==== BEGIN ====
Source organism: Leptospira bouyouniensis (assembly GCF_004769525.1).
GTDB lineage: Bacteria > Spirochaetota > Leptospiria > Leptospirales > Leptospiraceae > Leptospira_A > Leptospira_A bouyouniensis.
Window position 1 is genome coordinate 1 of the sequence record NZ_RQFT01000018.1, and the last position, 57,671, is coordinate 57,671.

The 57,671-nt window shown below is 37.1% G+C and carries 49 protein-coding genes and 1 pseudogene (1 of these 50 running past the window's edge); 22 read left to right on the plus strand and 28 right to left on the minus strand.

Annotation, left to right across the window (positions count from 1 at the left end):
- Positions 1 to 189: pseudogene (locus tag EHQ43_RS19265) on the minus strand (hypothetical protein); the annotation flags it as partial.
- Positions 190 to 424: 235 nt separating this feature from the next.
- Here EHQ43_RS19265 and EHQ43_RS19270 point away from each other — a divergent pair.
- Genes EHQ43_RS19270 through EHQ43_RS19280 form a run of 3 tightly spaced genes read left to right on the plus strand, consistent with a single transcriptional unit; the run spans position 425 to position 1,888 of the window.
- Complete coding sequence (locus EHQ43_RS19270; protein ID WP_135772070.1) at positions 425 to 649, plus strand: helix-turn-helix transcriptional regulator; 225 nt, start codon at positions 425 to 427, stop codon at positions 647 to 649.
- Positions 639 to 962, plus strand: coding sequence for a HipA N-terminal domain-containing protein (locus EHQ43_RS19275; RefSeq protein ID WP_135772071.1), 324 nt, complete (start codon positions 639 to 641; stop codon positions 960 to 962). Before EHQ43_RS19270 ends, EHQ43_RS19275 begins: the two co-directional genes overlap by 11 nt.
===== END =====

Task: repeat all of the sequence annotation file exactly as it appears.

Source organism: Leptospira bouyouniensis (assembly GCF_004769525.1).
GTDB lineage: Bacteria > Spirochaetota > Leptospiria > Leptospirales > Leptospiraceae > Leptospira_A > Leptospira_A bouyouniensis.
Window position 1 is genome coordinate 1 of the sequence record NZ_RQFT01000018.1, and the last position, 57,671, is coordinate 57,671.

The 57,671-nt window shown below is 37.1% G+C and carries 49 protein-coding genes and 1 pseudogene (1 of these 50 running past the window's edge); 22 read left to right on the plus strand and 28 right to left on the minus strand.

Annotation, left to right across the window (positions count from 1 at the left end):
- Positions 1 to 189: pseudogene (locus tag EHQ43_RS19265) on the minus strand (hypothetical protein); the annotation flags it as partial.
- Positions 190 to 424: 235 nt separating this feature from the next.
- Here EHQ43_RS19265 and EHQ43_RS19270 point away from each other — a divergent pair.
- Genes EHQ43_RS19270 through EHQ43_RS19280 form a run of 3 tightly spaced genes read left to right on the plus strand, consistent with a single transcriptional unit; the run spans position 425 to position 1,888 of the window.
- Complete coding sequence (locus EHQ43_RS19270; protein ID WP_135772070.1) at positions 425 to 649, plus strand: helix-turn-helix transcriptional regulator; 225 nt, start codon at positions 425 to 427, stop codon at positions 647 to 649.
- Positions 639 to 962, plus strand: coding sequence for a HipA N-terminal domain-containing protein (locus EHQ43_RS19275; RefSeq protein ID WP_135772071.1), 324 nt, complete (start codon positions 639 to 641; stop codon positions 960 to 962). Before EHQ43_RS19270 ends, EHQ43_RS19275 begins: the two co-directional genes overlap by 11 nt.